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قراءة كتاب The Master's Indwelling

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The Master's Indwelling

The Master's Indwelling

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دار النشر: Project Gutenberg
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for the Christ life to come in to them, without result, is that the self life is not denied. You ask, "How can I get rid of this self life?" You know the parable: the strong man kept his house until one stronger than he came in and cast him out. Then the place was garnished and swept, but empty, and he came back with seven other spirits worse than himself. It is only Christ Himself coming in that can cast out self, and keep out self. This self will abide with us to the very end. Remember the Apostle Paul; he had seen the Heavenly vision, and lest he should exalt himself, the thorn in the flesh was sent to humble him. There was a tendency to exalt himself, which was natural, and it would have conquered, but Christ delivered him from it by His faithful care for His loving servant. Jesus Christ is able, by His divine grace, to prevent the power of self from ever asserting itself or gaining the upper hand; Jesus Christ is willing to become the life of the soul; Jesus Christ is willing to teach us so to follow Him, and to have heart and life set upon Him alone, that He shall ever and always be the light of our souls. Then we come to what the apostle Paul says; "Not I, but Christ liveth in me." The two truths go together. First "Not I," then, "but Christ liveth in me."

Look at Peter again. Christ said to him, "Deny yourself, and follow me." Whither had he to follow? Jesus led him, even though he failed; and where did he lead him? He led him on to Gethsemane, and there Peter failed, for he slept when he ought to have been awake, watching and praying; He led him on towards Calvary, to the place where Peter denied Him. Was that Christ's leading? Praise God, it was. The Holy Spirit had not yet come in His power; Peter was yet a carnal man; the Spirit willing, but not able to conquer; the flesh weak. What did Christ do? He led Peter on until he was broken down in utter self-abasement, and humbled in the depths of sorrow. Jesus led him on, past the grave, through the Resurrection, up to Pentecost, and the Holy Spirit came, and in the Holy Spirit Christ with His divine life came, and then it was, "Christ liveth in me."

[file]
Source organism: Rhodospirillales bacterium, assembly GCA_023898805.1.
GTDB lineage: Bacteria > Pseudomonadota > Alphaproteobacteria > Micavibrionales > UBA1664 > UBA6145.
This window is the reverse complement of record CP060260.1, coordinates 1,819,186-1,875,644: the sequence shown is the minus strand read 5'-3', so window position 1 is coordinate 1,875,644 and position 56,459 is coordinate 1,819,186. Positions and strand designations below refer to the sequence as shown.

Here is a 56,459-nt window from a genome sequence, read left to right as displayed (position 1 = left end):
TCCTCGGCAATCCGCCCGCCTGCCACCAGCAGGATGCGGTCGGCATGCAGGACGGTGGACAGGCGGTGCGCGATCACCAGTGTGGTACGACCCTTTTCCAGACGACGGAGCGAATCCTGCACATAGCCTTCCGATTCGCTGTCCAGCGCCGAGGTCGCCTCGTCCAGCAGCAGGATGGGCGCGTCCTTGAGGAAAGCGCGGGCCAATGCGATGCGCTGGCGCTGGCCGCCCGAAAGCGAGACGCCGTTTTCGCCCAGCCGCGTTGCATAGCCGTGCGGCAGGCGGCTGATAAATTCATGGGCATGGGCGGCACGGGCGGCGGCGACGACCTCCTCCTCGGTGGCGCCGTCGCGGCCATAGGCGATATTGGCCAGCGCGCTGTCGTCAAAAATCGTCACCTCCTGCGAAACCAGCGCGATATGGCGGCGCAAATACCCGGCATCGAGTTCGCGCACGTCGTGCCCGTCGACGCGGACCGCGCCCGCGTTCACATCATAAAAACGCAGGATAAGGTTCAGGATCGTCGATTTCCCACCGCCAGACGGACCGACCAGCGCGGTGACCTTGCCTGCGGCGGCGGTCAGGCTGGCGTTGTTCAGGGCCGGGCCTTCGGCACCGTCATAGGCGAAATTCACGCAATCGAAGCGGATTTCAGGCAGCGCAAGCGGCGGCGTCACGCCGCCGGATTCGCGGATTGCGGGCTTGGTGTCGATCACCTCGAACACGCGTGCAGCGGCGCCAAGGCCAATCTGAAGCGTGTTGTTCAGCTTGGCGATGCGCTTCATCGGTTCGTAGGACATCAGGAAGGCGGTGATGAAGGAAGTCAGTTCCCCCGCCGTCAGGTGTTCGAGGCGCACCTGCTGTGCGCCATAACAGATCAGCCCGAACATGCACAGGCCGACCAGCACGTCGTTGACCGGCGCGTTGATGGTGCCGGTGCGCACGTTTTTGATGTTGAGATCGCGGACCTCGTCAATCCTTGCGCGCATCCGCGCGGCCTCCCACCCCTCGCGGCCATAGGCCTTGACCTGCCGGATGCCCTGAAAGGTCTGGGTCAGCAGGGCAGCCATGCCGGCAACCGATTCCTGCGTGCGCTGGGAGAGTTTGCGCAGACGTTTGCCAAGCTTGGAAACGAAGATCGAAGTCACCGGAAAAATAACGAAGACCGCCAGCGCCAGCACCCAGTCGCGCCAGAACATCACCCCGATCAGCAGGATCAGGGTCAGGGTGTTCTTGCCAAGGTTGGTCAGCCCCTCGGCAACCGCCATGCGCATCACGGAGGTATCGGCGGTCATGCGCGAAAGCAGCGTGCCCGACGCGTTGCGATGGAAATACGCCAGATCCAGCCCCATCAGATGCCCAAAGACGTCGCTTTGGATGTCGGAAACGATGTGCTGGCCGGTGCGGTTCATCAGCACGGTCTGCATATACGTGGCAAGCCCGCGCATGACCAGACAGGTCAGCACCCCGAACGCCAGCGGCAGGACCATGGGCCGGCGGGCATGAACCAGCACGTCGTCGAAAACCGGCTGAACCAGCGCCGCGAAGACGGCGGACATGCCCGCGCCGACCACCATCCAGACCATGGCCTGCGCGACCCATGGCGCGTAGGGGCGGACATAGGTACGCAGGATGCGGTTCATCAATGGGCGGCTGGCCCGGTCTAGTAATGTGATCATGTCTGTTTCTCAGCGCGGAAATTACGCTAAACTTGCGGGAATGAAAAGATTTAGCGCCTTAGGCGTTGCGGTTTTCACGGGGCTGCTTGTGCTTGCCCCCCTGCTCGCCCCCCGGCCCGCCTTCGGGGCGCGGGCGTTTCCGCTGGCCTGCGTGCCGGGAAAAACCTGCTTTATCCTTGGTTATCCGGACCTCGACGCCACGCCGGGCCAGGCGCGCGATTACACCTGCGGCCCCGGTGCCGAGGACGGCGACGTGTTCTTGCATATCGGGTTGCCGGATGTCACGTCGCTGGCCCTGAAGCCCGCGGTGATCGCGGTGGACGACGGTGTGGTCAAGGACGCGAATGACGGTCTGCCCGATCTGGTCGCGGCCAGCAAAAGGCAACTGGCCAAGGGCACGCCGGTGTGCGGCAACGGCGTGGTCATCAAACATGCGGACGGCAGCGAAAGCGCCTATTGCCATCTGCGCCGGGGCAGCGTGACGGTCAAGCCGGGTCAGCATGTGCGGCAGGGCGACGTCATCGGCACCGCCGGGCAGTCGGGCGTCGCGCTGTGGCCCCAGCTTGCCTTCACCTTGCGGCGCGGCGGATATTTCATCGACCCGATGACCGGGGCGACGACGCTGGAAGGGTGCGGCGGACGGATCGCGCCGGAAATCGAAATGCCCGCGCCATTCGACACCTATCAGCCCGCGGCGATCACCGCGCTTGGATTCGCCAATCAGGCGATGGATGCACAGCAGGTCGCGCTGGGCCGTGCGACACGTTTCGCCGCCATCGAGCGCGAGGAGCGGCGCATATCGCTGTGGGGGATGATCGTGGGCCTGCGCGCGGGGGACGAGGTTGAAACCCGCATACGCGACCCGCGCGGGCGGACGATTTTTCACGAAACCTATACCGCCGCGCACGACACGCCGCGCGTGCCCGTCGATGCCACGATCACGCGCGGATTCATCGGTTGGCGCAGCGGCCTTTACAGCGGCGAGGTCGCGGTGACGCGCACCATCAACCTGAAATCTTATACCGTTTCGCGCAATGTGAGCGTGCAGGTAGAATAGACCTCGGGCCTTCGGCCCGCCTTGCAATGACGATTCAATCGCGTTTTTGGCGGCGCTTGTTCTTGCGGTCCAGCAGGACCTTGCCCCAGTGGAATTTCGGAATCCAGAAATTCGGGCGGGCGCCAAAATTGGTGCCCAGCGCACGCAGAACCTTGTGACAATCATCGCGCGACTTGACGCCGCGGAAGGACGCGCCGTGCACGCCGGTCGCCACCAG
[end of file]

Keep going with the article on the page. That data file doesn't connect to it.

There is but one way of being delivered from this life of self. We must follow Christ, set our hearts upon Him, listen to His teachings, give ourselves up every day, that He may be all to us, and by the power of Christ the denial of self will be a blessed, unceasing reality. Never for one hour do I expect the Christian to reach a stage at which he can say, "I have no self to deny;" never for one moment in which he can say, "I do not need to deny self." No, this fellowship with the cross of Christ will be an unceasing denial of self every hour and every moment by the grace of God. There is no place where there is full deliverance from the power of this sinful self. We are to be crucified with Christ Jesus. We are to live with Him as those who have never been baptized into His death. Think of that! Christ had no sinful self, but He had a self and that self He actually gave up unto death. In Gethsemane He said, "Father, not My will." That unsinning self He gave up unto death that He might receive it again out of the grave from God, raised up and glorified. Can we expect to go to Heaven in any other way than He went? Beware! remember that Christ descended into death and the grave, and it is in the death of self, following Jesus to the uttermost, that the deliverance and the life will come.